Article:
12 Strong: The Declassified True Story of the Horse Soldiers
So Thor, Zod, and Michael Pena are walking across the desert, stop me if you’ve heard this one...
12 Strong is a film I have been looking forward to since I first saw its trailer. In the past year there have been a growing number of war films that have really revitalized the genre. From American Sniper, to Lone Survivor, to 13 Hours. Now we welcome 12 Strong to that list as it is the next in the line of war films to help push this genre back to light.
With a strong cast, and a well-developed plot, 12 Strong follows the story of 12 soldiers that are sent to Afghanistan following the 9/11 attacks. Directed by Nicolai Fuglsig and written by Ted Tally and Peter Craig. The film is a true story based on Doug Stanton's book Horse Soldiers.
The film follows a team that make their way through Afghanistan. After the attacks on the World Trade Center, 12 soldiers were sent to the Middle East to team up with General Abdul Rashid Dostum, leader of one the packs of the Northern Alliance. Once they have met they travel from village to village battling the Taliban and forcing them back. In hopes of taking the village of Mazar-i-Sharif, a strong hold that will win the war with the Taliban.
The story is intense and thrilling. Throughout the majority of the film you are sitting on the edge of you chair enthralled in the action and story that is taking place. Not knowing the outcome of the soldiers of the true story, the film keeps the tension strong.
The humor pretty much all goes off without a hitch. Many one liners that really work in the moments. Films like this have a tendency to plug in humor at the wrong moments, or force it in to film when it doesn’t fit. However everyone in 12 Strong has great comedic timing and is able to deliver the humor without the expense of the serious tones of the situations.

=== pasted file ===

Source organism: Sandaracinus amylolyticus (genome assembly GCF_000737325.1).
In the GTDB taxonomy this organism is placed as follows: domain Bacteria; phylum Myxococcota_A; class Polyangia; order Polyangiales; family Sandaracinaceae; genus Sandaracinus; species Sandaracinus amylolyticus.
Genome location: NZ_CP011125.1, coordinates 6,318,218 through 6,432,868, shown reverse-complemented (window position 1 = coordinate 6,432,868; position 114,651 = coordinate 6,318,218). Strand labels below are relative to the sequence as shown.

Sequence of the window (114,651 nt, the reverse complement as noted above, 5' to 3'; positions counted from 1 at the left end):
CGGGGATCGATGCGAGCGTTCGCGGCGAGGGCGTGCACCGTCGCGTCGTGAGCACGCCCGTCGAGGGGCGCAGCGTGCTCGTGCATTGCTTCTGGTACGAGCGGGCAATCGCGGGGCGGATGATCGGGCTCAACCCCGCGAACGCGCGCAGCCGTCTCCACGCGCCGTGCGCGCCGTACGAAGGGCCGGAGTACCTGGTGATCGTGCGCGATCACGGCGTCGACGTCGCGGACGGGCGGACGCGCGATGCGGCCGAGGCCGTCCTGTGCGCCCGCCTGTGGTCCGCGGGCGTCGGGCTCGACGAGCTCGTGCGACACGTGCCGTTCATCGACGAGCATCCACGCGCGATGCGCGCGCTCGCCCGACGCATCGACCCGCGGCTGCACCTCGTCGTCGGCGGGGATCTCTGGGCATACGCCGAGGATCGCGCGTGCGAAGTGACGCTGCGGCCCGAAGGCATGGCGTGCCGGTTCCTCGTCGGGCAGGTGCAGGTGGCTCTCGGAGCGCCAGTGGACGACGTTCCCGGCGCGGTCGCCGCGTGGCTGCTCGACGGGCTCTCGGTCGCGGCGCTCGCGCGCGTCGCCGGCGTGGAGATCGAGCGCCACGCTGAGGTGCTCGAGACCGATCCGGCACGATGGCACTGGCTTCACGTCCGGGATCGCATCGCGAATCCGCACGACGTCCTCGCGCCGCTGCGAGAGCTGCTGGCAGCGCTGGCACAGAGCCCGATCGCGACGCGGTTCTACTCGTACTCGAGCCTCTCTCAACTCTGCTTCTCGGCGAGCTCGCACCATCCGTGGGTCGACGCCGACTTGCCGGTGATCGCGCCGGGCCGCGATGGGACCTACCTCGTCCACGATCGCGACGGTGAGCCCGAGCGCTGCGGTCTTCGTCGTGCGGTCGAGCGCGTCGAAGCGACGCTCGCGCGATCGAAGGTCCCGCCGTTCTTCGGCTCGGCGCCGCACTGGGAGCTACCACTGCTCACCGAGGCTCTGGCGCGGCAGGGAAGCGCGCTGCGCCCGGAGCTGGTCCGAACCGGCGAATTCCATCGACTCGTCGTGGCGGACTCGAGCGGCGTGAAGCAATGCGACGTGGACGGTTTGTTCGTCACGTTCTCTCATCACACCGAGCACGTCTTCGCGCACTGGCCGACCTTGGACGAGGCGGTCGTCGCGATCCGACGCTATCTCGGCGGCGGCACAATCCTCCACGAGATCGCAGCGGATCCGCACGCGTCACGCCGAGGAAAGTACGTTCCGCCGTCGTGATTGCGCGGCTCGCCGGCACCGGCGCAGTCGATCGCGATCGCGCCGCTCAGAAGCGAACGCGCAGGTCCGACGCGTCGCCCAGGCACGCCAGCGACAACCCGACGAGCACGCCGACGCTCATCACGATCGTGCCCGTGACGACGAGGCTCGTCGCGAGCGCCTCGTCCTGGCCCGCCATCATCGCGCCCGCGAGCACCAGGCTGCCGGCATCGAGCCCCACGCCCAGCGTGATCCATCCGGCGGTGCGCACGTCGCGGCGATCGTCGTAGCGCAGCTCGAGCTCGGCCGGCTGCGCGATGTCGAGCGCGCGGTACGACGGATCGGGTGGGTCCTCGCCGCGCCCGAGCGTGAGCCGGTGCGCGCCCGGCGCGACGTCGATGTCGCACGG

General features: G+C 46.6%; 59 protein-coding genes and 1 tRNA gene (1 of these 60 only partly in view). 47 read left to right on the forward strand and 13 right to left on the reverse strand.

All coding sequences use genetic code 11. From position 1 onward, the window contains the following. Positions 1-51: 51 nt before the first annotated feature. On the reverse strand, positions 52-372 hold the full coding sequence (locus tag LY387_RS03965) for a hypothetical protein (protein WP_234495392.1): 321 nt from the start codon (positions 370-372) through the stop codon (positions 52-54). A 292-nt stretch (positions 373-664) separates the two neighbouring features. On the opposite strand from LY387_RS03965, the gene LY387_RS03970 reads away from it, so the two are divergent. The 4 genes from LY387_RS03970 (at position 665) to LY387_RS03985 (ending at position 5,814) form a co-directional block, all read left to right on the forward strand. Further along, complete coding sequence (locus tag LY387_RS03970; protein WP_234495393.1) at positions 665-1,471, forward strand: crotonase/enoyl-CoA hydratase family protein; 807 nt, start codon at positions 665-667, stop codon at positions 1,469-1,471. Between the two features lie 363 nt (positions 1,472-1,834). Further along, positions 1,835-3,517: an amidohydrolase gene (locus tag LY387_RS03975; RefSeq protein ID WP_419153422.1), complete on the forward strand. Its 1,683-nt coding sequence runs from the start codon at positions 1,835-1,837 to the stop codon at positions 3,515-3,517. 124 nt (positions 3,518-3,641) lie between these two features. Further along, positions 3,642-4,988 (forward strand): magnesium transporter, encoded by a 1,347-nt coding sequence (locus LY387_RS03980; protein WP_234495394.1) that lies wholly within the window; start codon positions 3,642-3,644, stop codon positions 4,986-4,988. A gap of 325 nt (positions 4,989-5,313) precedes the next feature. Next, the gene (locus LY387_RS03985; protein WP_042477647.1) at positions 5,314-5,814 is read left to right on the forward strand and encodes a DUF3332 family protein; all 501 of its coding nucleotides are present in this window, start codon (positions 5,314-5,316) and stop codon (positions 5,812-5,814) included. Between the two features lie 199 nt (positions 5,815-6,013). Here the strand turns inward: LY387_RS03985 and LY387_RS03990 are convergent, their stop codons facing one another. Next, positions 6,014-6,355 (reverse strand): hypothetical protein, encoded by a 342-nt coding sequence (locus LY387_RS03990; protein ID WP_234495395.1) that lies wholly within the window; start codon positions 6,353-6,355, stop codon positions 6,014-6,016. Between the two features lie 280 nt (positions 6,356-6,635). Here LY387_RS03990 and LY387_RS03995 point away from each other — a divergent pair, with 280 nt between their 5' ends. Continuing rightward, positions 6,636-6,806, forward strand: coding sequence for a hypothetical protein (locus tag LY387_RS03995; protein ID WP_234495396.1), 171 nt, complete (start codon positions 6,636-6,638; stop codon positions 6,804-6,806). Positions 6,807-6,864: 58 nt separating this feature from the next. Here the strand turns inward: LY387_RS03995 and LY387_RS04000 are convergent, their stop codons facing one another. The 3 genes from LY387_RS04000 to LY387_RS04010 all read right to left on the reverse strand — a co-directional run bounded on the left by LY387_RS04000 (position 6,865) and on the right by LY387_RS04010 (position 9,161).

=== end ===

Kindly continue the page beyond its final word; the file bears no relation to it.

With a who’s who of today’s talent, 12 Strong is packed from top to bottom. Chris Hemsworth who has made a name for himself as Thor in the Marvel Cinematic Universe but has had trouble stepping outside of Asguard, stars as Capt. Mitch Nelson who leads this group of soldiers through the desert on their mission to Afghanistan.
Michael Shannon is always a stand out in every film you see him in, and this is no different. He brings gravitas to the role, with a subtle performance. The real strength in this project is the chemistry of the cast. From top to the bottom, the cast feels like real people, with real relationships.
The Issues are few and far in between, however there are a few. The film has a few moments early on that kind of drag on. They could’ve benefitted from a few more passes in the editing room. Not to mention that as the film is only a shade over 2 hours, the weight can be felt. While the third act is incredible and flows through easily, the first and second can run long.
There is a lot of dialog in other languages. Many other languages and not all of it are subtitled. There were times that I wondered it if this was a mistake on the films part, until finally a few conversations were subtitled. So I do not know what the logic behind the lack of subtitles was but it definitely took me out of the film.
As the squad moves from location to location we are given the titles and locations of the teams with many different military terms. As someone who did not know what the majority of locations were, it was very difficult to keep up with. Another aspect of the film that really took me out of it.
All in All
12 Soldiers is a great war film. It is intense, inspiring, and full of heart. It makes you remember how proud of our men and women who defend us we all should be. The third act is an incredible action piece that never loses sight of the heart of the film, or is over the top. It can drag in the middle, but never so much that you are taken out of the film.